Have you been here, where you’re standing next to a student, looking for a book for them, and you’re performing the little reference interview trying to extract what kind of book they’re after. Well look no further – a gem of a collection of the language of books is here from NoveList: The Secret Language of Books: A Guide to appeal. 2018 edition. This is great summer vacation preparatory reading before you go back into the library and face the new readers.
Category Archives: digital literacy
When faced with an area of research, we need to be able to formulate questions to help us understand it. This brilliant website offers the educator, student and parent some ways to help formulate questions. Enjoy!
A fascinating article from Teacher by Jo Earp on how to ensure digital citizenship is integrated across the curriculum.
A fascinating, evidence based experiment by Amanda Lawrence on how Instagram was used to assist in building engagement and online discourse while studying To Kill a Mockingbird.
Libraries are social infrastructure, that few influential people understand. Explore this great article from the New York Times, and join in the cause of keeping this public good, alive and well in a place near you.
Developing critical literacy skills is essential in navigating our post truth world. Skill creation should start at home, and also be assisted by a cohort of digitally literate teachers who can help guide our future generations through this maze.
A great website, that declares itself as fake, All about Explorers, was set up by teachers to help educate students on the Internet. As their about page describes:
All About Explorers was developed by a group of teachers as a means of teaching students about the Internet. Although the Internet can be a tremendous resource for gathering information about a topic, we found that students often did not have the skills to discern useful information from worthless data.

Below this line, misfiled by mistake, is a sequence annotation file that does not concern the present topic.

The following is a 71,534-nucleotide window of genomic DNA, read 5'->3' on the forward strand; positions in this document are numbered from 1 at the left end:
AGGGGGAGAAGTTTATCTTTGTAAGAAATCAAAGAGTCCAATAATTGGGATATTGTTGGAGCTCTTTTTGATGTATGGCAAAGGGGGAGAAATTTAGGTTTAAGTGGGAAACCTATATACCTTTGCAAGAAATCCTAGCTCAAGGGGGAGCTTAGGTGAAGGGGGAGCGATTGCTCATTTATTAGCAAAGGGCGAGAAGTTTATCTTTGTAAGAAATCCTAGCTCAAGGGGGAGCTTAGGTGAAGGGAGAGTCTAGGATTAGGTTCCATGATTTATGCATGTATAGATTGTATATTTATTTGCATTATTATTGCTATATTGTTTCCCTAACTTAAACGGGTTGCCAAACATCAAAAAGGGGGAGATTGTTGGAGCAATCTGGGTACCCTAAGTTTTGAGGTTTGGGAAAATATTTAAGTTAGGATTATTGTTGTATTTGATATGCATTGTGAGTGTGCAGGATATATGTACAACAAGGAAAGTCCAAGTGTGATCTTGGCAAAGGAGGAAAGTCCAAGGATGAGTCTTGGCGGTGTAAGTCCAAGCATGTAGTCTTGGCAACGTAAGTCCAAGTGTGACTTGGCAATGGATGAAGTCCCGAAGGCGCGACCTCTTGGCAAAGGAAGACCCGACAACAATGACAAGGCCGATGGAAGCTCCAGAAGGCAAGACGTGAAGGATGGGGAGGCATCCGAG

So we set out to develop a series of lessons for elementary age students in which we would demonstrate that just because it is out there for the searching does not mean it is worthwhile.
Because we wanted to make a point about finding useless information even in a site which looked at first to be fairly well put together, all of the Explorer biographies here are fictional. While many of the facts are true or based on truth, many inaccuracies, lies, and even downright absurdity are mixed in indiscriminately. As such, it is important that you do not use this site as a source of reference for your own research!
Any references to outside source materials, however, are quite accurate to the best of our knowledge. Books and other print materials are listed throughout. In most cases these are the references we give to our students when they are looking for reliable information about these explorers. Links to other web sites have also been evaluated for accuracy and usefulness.
Our lesson plans have also been incorporated into this site along with an Explorer WebQuest which we use with our own students to do valid research about these same explorers after showing them the pitfalls of poor planning and searching. In both cases, again, the information we include will be as accurate as possible. All of our lessons have been tested with students in the upper elementary grades.